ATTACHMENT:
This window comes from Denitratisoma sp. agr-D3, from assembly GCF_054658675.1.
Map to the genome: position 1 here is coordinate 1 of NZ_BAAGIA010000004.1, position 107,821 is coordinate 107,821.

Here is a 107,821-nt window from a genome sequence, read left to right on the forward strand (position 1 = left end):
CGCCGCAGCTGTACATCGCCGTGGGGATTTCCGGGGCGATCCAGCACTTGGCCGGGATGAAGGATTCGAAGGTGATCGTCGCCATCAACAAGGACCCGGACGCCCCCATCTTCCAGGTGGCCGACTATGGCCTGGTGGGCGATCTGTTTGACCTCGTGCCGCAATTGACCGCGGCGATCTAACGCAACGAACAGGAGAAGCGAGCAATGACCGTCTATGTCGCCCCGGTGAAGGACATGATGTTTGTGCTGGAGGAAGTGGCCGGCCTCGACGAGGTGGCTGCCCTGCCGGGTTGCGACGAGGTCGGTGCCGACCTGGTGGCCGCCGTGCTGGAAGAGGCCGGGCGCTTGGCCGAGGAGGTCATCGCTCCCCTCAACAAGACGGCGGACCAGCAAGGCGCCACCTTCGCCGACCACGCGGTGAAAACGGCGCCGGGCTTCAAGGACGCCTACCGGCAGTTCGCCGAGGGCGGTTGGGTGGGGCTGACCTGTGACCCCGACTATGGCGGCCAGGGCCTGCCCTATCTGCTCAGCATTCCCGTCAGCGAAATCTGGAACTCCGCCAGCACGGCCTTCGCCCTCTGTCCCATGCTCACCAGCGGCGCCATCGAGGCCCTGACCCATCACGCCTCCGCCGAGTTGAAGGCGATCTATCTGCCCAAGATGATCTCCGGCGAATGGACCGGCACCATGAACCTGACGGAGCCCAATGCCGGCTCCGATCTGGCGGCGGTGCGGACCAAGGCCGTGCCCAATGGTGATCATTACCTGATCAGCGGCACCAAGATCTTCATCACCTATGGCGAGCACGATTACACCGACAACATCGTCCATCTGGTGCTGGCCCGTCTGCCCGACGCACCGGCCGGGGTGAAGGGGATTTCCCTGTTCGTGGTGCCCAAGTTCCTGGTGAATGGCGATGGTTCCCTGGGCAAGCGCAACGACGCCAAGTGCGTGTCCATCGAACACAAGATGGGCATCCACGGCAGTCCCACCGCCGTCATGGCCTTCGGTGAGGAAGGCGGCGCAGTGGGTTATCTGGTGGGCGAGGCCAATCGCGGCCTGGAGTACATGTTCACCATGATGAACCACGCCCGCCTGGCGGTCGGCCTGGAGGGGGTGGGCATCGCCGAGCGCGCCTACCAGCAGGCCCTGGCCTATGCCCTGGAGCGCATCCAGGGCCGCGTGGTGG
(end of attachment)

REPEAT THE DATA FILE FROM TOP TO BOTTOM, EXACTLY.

This window comes from Denitratisoma sp. agr-D3, from assembly GCF_054658675.1.
Map to the genome: position 1 here is coordinate 1 of NZ_BAAGIA010000004.1, position 107,821 is coordinate 107,821.

Here is a 107,821-nt window from a genome sequence, read left to right on the forward strand (position 1 = left end):
CGCCGCAGCTGTACATCGCCGTGGGGATTTCCGGGGCGATCCAGCACTTGGCCGGGATGAAGGATTCGAAGGTGATCGTCGCCATCAACAAGGACCCGGACGCCCCCATCTTCCAGGTGGCCGACTATGGCCTGGTGGGCGATCTGTTTGACCTCGTGCCGCAATTGACCGCGGCGATCTAACGCAACGAACAGGAGAAGCGAGCAATGACCGTCTATGTCGCCCCGGTGAAGGACATGATGTTTGTGCTGGAGGAAGTGGCCGGCCTCGACGAGGTGGCTGCCCTGCCGGGTTGCGACGAGGTCGGTGCCGACCTGGTGGCCGCCGTGCTGGAAGAGGCCGGGCGCTTGGCCGAGGAGGTCATCGCTCCCCTCAACAAGACGGCGGACCAGCAAGGCGCCACCTTCGCCGACCACGCGGTGAAAACGGCGCCGGGCTTCAAGGACGCCTACCGGCAGTTCGCCGAGGGCGGTTGGGTGGGGCTGACCTGTGACCCCGACTATGGCGGCCAGGGCCTGCCCTATCTGCTCAGCATTCCCGTCAGCGAAATCTGGAACTCCGCCAGCACGGCCTTCGCCCTCTGTCCCATGCTCACCAGCGGCGCCATCGAGGCCCTGACCCATCACGCCTCCGCCGAGTTGAAGGCGATCTATCTGCCCAAGATGATCTCCGGCGAATGGACCGGCACCATGAACCTGACGGAGCCCAATGCCGGCTCCGATCTGGCGGCGGTGCGGACCAAGGCCGTGCCCAATGGTGATCATTACCTGATCAGCGGCACCAAGATCTTCATCACCTATGGCGAGCACGATTACACCGACAACATCGTCCATCTGGTGCTGGCCCGTCTGCCCGACGCACCGGCCGGGGTGAAGGGGATTTCCCTGTTCGTGGTGCCCAAGTTCCTGGTGAATGGCGATGGTTCCCTGGGCAAGCGCAACGACGCCAAGTGCGTGTCCATCGAACACAAGATGGGCATCCACGGCAGTCCCACCGCCGTCATGGCCTTCGGTGAGGAAGGCGGCGCAGTGGGTTATCTGGTGGGCGAGGCCAATCGCGGCCTGGAGTACATGTTCACCATGATGAACCACGCCCGCCTGGCGGTCGGCCTGGAGGGGGTGGGCATCGCCGAGCGCGCCTACCAGCAGGCCCTGGCCTATGCCCTGGAGCGCATCCAGGGCCGCGTGGTGG